I had Ann over for an afternoon birthday brownie celebration.  She loved them and I have no doubt that you will, too.   Remember, food is more than food- it’s about community and connection.  Make a batch and share them with your neighbors.

Love and Brownies,

 

 

Elvis Brownies

Yield: 6-9 Brownies

Adapted from Sarah Britton's Protein Rich Cacao Brownies

  • For the brownies:
  • 4 large, ripe bananas
  • 1/2 cup natural nut butter (peanut for an Elvis theme)
  • 1/2 cup cocoa powder
  • 1 teaspoon vanilla powder or vanilla extract
  • 1 teaspoon baking powder
  • 1 100g chocolate bar, chopped
  • sea salt (optional)
  • For the icing:
  • 2 tablespoons coconut oil, melted
  • 2 tablespoons peanut butter
  • 1 tablespoon maple syrup
  • 2 tablespoons cocoa powder
  1. Preheat your oven to 350 degrees.
  2. Peel bananas and process in a food processor until totally smooth.
  3. Add peanut butter, cocoa, vanilla, baking powder and blend until smooth. You may need to scrape down the sides with a spatula a few times to make sure everything is well incorporated.
  4. Add 1/2 the chopped chocolate bar and pulse a few times to incorporate.
  5. Pour the batter into an 8x8 greased baking tin. Sprinkle remaining chocolate and sea salt on top.
  6. Bake for 20-25 minutes until a toothpick inserted comes out clean.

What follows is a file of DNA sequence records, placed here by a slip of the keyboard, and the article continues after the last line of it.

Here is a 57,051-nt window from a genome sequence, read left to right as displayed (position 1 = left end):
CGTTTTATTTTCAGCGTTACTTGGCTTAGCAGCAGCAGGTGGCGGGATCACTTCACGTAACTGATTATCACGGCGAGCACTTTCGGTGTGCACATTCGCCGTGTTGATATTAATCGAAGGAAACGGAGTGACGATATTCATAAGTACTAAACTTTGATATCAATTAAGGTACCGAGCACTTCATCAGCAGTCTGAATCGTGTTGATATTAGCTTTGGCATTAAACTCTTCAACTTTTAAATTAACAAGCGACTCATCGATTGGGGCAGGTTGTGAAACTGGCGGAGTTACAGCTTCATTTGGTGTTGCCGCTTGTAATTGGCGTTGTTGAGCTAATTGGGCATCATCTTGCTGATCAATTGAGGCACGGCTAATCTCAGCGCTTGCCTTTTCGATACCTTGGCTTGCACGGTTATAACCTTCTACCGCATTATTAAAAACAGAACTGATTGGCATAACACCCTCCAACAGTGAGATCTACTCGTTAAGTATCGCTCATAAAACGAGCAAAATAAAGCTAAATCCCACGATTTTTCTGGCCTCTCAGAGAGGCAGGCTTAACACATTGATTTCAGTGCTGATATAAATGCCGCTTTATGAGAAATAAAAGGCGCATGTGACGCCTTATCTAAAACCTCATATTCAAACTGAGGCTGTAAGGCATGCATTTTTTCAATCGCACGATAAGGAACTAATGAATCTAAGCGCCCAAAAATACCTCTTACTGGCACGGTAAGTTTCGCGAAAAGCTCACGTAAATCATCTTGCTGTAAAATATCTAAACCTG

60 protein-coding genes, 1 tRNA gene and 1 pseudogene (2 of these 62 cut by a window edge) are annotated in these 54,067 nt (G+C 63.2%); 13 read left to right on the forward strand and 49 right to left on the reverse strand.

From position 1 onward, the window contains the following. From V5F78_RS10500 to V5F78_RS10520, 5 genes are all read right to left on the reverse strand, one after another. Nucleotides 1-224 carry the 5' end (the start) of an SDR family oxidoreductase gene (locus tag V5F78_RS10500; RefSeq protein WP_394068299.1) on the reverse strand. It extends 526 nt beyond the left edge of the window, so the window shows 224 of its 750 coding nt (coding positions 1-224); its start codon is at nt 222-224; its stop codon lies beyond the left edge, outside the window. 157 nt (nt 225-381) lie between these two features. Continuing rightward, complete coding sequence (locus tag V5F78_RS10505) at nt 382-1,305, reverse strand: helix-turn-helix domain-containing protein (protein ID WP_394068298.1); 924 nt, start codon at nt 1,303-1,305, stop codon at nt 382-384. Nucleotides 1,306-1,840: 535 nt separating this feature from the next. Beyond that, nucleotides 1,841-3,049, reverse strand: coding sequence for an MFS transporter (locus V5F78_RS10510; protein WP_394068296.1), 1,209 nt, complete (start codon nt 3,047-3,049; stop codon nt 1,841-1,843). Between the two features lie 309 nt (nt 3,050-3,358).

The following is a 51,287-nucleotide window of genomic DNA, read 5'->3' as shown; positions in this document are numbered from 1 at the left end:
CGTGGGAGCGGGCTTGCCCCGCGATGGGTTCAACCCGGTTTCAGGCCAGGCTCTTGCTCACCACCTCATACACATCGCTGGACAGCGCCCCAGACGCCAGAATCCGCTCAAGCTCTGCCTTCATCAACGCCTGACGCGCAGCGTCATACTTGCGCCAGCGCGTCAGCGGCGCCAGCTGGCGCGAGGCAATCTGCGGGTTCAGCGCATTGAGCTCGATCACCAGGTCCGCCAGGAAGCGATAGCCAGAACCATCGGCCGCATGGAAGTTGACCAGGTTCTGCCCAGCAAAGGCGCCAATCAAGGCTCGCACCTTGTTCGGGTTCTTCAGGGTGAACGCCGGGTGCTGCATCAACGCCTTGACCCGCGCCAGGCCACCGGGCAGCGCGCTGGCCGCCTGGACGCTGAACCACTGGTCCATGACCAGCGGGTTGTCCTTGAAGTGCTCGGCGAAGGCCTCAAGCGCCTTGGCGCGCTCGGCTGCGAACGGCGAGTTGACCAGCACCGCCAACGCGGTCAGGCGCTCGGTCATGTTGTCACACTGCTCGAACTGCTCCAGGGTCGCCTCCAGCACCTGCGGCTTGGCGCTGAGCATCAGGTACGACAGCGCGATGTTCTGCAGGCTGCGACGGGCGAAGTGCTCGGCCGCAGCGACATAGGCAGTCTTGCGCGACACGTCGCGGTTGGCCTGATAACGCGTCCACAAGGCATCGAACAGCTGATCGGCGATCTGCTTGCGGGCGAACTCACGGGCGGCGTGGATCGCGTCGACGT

7. Allow the brownies to cool completely before icing. While you're waiting for the brownies to cool, mix together coconut oil, peanut butter, maple syrup and cocoa powder until totally smooth.
  8. Once the brownies have cooled, pour over the icing and smooth to the edge. Allow the icing to set before slicing.
  9. Share with a neighbor and enjoy!

Notes

For a peanut allergy, use almond butter, sunflower seed butter, or tahini.

For a whole-foods plant based option, omit the chocolate bar and add cacao nibs.

http://www.theinclusivevegan.com/elvis-brownies/

 

Power Latte

PubMed is my new favorite website.  Since my lovely friend Kaitlin was diagnosed with ALS, I have been spending a lot of time browsing through the National Library of Medicine, reading every peer-reviewed article I can find about non-drug based interventions to autoimmune disorders.

What I see echoed again and again through the pages of these articles is this: food is medicine.  Whole plant foods have an incredible power to heal the body.   Of course, there is no known cure for ALS.  But there is a wealth of information available about cellular similarities among people with autoimmune diseases and food-based therapies that may offer meaningful interventions.